Survey wants to know: How much do you know about the Vermillion River?
The Vermillion River is just a fact of life when you live in Farmington. It shimmies through the midsection of the county. It spills over the shores in the spring and after heavy rainfalls. It's even got a pretty good reputation as a trout stream.
But the Vermillion River and its well-being isn't something that should be taken for granted. It's a valuable resource, and the University of Minnesota is looking for a little help to keep it that way.
In May, the U of M's Department of Forest Resources sent out about 1,000 surveys to landowners in the Vermillion River Watershed. The hope, assistant professor Mae Davenport said, is to find out just how much landowners know -- or care -- about the water resources in their community.
The Vermillion River Watershed stretches from New Market on the west to Sunfish Lake to the north, and Red Wing to the east. It includes the river itself, as well as a number of tributaries and holding ponds.
It's what happens on the banks of those bodies of water that has Davenport interested. She and her department developed the surveys so they could find out if landowners understand the impact they can have on the Vermillion River.
The surveys cover a range of topics, from how recipients feel about their community to how much they know about conservation practices. Questions ask residents what they know about watershed management in Minnesota.
Davenport said the survey was crafted to get at the different ideas relating to conservation and streamside buffer maintenance. A major component is just finding out whether the people living along the river and its tributaries understand the impact they can have on the Vermillion.
"Any drop of rain or snow, when it melts, flows into that one Vermillion River main stream. Landowners and property owners throughout the watershed can have a impact - really anybody in that watershed - based on how they use that land, how they protect that land," she said.
Putting an emphasis on the understanding and use of buffers is no accident. Buffers help protect the shoreline and the aquatic habitat in the river, Davenport said.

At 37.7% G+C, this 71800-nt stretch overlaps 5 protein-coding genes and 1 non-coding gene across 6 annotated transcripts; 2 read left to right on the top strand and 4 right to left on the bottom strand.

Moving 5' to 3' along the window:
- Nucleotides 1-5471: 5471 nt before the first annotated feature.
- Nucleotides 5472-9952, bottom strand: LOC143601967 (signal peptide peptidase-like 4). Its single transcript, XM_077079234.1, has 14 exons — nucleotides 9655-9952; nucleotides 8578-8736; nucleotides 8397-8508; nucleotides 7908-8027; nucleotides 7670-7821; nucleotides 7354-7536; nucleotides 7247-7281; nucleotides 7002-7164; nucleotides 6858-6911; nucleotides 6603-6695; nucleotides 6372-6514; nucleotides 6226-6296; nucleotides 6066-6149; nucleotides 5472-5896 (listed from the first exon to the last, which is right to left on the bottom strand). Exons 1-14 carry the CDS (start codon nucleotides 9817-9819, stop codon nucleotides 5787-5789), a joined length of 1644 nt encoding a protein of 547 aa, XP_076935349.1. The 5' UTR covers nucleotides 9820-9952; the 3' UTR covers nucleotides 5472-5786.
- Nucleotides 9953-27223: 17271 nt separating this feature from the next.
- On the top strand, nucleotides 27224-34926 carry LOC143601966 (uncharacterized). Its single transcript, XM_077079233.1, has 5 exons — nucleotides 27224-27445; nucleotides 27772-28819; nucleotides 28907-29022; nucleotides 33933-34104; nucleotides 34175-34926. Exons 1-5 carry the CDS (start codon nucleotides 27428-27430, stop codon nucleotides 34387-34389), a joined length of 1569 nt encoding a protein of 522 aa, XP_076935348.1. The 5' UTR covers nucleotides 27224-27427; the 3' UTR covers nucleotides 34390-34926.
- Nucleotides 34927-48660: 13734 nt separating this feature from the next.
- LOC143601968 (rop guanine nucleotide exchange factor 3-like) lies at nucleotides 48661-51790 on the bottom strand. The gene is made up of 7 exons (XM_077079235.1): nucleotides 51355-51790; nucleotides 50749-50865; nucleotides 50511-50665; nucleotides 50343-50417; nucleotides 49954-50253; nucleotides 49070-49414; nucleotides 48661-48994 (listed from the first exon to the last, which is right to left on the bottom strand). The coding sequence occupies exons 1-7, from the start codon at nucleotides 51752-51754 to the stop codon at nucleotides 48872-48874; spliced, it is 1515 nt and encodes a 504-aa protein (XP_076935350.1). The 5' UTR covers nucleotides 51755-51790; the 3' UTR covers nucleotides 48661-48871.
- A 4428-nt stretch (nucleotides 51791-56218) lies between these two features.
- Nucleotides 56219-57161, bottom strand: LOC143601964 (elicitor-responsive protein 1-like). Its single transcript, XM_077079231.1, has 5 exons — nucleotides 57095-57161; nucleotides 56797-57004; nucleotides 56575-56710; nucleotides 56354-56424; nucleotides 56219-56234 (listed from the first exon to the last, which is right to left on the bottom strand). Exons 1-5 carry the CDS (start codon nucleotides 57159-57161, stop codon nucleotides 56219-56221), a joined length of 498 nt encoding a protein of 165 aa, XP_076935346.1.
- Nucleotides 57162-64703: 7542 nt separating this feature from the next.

The U of M also wants to know if residents feel like they have any unnecessary restraints imposed because they live in a watershed, or if those residents have any other problems with the river.
"One of the main goals is to better understand the perspective of landowners who live near the streams," Davenport said. "It really gives local people a voice."
In distributing the surveys, the U of M targeted landowners whose property is within 300 feet of the river, a stream or a holding pond. Due to its size, the Vermillion River Watershed was broken down into several sub-districts. An equal number of surveys were sent to each sub-district.
"We tried to reach the full stretch of the watershed's hydrologic boundaries, so each could be represented geographically," Davenport said.
Davenport will get the results back later this summer. Once they're all returned, the U of M will analyze the responses and develop a report to share with local officials at the township, city, county and state levels. Davenport expects to have the reports finished in the fall.
Because the surveys were spread over a good portion of Dakota County, Davenport knows not everyone has seen one of the questionnaires. If residents are interested, they can call her at 612-624-2721 or email firstname.lastname@example.org. Davenport doesn't expect to send out any extra surveys, but she hopes those who received them fill them out and return them to the University of Minnesota.
"Water is a public resource, a public good. What people do on the land affects that public good," she said. "It sort of takes everybody in the watershed to do the right thing."